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The investment forms part of a plan to reduce Kingfisher’s energy consumption from the grid by 10% in the next two years. It will see the roll-out of photovoltaic (PV) solar panels across selected stores in the UK and France, with further plans to be implemented across the 10 countries where Kingfisher operates.

Kingfisher sustainability director Richard Gillies said: “We hope our renewables investment helps demonstrate to the world’s leaders discussing the climate deal this week that leading businesses want a sustainable future, and to see the right deal in Paris. 

“This renewables investment is part of our Net Positive journey to transform our business to be a force for good. There’s plenty more we can do but business needs stability and certainty to make these types of long-term investment decisions. That’s why we need leadership in Paris – it’s the key to enabling the consistent national policies and incentives business needs to invest.”  

Net Positive

Future renewables will also include air-source heat pumps, combined heat and power boilers and new fuel cell generation. These renewables follow on from the success of the PV installation at the Screwfix head office in Yeovil, which has seen more than a third of the centre’s power generated through solar.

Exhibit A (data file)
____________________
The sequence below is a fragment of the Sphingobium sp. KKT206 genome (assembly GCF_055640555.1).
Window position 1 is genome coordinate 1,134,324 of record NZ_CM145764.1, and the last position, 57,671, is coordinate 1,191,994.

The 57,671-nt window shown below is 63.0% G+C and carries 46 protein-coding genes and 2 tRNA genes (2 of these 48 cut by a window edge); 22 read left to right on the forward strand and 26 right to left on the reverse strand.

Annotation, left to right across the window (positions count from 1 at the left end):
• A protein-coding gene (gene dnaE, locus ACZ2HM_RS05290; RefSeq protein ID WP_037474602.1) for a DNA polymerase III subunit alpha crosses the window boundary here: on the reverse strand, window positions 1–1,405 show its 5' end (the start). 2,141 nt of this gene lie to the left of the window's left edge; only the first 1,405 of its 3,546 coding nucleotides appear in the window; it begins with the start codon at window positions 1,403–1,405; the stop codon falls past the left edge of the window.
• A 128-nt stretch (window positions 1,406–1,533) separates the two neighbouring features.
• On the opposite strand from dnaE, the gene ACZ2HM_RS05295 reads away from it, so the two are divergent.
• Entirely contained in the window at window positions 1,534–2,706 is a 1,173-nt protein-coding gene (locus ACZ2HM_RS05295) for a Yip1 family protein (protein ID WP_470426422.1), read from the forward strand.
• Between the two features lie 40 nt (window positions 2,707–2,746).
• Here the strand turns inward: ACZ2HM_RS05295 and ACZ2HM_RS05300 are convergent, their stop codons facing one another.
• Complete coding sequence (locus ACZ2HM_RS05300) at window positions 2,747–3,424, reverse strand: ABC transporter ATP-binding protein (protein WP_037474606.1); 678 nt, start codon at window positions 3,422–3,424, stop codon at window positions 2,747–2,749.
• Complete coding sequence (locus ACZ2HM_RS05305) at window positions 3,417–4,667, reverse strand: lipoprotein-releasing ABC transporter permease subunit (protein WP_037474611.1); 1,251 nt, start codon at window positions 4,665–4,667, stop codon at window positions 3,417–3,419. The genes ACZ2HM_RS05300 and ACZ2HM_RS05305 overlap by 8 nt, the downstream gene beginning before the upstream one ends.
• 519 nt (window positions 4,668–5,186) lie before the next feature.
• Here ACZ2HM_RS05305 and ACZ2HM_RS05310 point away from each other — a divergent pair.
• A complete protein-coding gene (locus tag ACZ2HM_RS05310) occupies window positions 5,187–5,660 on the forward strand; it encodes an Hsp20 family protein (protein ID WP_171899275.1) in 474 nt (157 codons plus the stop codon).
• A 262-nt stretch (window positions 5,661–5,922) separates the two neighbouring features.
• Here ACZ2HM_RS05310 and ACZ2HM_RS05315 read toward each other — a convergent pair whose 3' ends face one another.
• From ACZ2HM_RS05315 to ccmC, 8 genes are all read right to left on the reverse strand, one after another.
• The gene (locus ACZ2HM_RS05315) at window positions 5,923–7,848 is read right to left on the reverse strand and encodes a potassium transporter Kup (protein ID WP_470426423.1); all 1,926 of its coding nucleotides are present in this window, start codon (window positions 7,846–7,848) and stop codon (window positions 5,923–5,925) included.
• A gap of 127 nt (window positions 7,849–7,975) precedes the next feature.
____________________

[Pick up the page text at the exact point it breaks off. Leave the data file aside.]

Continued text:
This announcement follows on from the Net Positive movement in 2012, which Kingfisher led. The movement urges companies to redesign how they operate in order to have a positive impact on the world. Highlights from the 2015 Net Positive Report include reaching 92% responsibly sourced timber and paper products last year, 2% ahead of Kingfisher’s 2016 target and well on-track to hit the 100% target by 2020.

Kingfisher has aspirations for every store and customer home to be at least zero-carbon by 2050 and has already reduced property portfolio energy intensity by 17% – a milestone reached one year ahead of schedule.

Sharing economy 

In an exclusive interview with edie last month, Gillies revealed a desire for Kingfisher to move towards a sharing economy-based business model and provide its customers with the skills they need to deliver home improvements themselves. Gillies cited a ‘how-to’ video on B&Q’s website which has received almost a million views.

Gillies also revealed his main hopes and expectations for the Paris climate talks, as part of a wider feature incorporating the views of 21 sustainability leaders on COP21.

Kingfisher continues to make great strides with its sustainability pledges, but other retailers have been busy laying out their own credentials. A host of high-profile companies, including NIKE and Procter & Gamble, are the latest to join RE100 – an initiative whose members are committed to sourcing 100% renewable energy.

Matt Mace

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